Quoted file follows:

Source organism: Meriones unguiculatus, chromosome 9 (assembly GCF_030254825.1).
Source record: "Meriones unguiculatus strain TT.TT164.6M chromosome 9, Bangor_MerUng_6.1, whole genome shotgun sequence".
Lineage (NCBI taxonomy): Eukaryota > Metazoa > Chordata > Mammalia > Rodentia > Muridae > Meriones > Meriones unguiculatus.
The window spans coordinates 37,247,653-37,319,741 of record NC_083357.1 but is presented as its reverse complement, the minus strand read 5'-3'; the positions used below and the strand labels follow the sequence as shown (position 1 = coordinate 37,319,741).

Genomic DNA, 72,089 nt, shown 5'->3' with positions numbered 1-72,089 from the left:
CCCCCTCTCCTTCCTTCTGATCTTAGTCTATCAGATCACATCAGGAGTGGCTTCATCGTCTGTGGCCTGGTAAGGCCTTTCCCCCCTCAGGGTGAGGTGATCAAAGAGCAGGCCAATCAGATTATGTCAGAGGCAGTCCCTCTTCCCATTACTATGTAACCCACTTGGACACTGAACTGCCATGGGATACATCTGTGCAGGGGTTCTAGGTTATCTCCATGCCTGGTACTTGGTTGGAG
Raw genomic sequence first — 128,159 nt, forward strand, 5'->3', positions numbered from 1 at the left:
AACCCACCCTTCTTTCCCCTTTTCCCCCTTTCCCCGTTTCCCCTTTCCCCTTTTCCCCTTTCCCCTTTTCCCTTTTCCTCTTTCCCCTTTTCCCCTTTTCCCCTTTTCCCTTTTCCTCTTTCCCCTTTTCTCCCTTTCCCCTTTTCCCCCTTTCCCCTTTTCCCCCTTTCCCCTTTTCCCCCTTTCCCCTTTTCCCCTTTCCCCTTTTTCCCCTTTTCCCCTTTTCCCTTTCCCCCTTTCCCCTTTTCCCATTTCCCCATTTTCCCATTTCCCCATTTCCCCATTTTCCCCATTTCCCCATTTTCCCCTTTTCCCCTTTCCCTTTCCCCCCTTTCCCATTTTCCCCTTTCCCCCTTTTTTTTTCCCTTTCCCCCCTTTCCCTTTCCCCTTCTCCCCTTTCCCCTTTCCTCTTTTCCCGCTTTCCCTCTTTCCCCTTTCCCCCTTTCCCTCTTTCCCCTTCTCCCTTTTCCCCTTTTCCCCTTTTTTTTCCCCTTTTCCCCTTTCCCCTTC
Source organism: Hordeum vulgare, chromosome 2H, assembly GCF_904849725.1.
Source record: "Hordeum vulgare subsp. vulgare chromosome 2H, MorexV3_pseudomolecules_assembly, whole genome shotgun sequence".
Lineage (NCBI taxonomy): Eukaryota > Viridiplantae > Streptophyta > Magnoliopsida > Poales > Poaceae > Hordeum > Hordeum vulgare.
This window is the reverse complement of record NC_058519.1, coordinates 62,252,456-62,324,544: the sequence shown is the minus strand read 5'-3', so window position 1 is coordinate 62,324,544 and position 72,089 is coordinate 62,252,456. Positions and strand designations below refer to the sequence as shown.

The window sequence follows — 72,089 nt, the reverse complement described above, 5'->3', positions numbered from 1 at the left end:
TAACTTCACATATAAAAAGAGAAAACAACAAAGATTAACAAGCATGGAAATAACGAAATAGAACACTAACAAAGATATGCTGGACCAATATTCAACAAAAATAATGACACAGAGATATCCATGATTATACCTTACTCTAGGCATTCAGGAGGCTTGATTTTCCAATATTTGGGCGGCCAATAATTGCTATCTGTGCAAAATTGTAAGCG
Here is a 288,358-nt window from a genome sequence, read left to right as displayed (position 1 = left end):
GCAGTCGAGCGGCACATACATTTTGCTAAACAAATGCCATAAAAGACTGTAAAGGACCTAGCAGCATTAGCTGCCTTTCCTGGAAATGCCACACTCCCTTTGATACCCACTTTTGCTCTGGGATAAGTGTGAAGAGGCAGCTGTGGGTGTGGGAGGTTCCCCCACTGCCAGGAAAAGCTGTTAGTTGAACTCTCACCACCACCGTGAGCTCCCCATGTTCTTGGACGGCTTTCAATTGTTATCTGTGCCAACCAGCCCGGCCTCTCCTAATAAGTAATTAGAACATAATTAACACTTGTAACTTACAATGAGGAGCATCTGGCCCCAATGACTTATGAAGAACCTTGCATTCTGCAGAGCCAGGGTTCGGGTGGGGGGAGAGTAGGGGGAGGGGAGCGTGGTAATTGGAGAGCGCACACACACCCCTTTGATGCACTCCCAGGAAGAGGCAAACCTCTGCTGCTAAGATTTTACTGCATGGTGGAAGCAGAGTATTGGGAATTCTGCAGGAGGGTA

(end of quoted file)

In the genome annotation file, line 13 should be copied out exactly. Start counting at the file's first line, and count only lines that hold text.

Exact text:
The window sequence follows — 72,089 nt, the reverse complement described above, 5'->3', positions numbered from 1 at the left end: